“Get a Flat Belly While You Sleep.” The headline jumped out at me from the cover Health magazine, the July-August issue, when I was in the library last week.
I wanted to know more. Years ago, when sleep learning products were advertised, I was intrigued. I wanted to learn a foreign language by listening to tapes as I slept. The advertisements were withdrawn from the market when it was found that the theory didn't work.
Unfortunately, I wasn’t able to read the article on belly fat and sleep because someone had ripped that page from the magazine. And I wasn’t able to locate the article on Health.com, the magazine’s Web site.
I did find the magazine at another library, but I was disappointed in what I learned.
The headline for the short article inside the magazine was “Can You Sleep Off the Pounds?”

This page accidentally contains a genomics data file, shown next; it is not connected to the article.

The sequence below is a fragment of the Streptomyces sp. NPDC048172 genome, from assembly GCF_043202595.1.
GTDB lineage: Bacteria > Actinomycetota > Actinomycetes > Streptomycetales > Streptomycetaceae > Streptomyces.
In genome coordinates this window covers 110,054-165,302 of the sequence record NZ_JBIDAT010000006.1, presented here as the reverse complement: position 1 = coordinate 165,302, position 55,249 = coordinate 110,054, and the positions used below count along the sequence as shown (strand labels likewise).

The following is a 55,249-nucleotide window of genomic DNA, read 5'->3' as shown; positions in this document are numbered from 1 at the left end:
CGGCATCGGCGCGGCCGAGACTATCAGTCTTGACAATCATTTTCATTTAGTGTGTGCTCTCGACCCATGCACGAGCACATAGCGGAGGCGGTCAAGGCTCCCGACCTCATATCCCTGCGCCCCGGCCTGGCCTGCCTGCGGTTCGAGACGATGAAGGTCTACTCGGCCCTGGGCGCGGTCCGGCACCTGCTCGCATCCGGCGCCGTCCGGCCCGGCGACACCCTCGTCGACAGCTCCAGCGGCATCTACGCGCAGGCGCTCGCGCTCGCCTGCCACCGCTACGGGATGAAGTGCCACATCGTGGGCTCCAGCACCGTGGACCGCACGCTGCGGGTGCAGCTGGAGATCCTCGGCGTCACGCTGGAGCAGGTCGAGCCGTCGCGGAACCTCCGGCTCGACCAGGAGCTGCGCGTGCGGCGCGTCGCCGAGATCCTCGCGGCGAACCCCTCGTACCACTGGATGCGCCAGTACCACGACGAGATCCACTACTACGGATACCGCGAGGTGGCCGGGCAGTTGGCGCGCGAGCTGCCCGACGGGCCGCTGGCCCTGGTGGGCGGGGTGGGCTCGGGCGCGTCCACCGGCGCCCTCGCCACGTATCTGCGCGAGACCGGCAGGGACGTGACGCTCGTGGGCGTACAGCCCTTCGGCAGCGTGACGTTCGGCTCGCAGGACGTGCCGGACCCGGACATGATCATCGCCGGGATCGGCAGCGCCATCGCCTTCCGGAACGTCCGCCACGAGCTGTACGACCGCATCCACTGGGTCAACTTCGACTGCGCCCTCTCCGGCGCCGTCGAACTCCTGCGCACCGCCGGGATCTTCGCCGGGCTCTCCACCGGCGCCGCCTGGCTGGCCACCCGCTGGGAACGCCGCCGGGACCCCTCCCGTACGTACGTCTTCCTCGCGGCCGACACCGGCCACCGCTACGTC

The article said it’s difficult to lose weight if you only getting five to six hours of sleep a night. Too much sleep doesn't help either.
Researchers from Laval University in Quebec offered this information:
- Short sleepers (five to six hours): 27 percent more likely to become obese; 124 percent gained more body fat; 35 percent more likely to gain 11 pounds than just rights sleepers.
- Just right sleepers (seven to eight hours).
- Long sleepers (nine to 10 hours): 21 percent more likely to become obese; 94 percent gained more body fat; 25 percent more likely to gain 11 pounds than just right sleepers.
So, I guess you could say that you might keep a flat stomach if you didn’t gain the 11 pounds that the short and long sleepers did but that just right sleeper didn't.
However, it’s a stretch.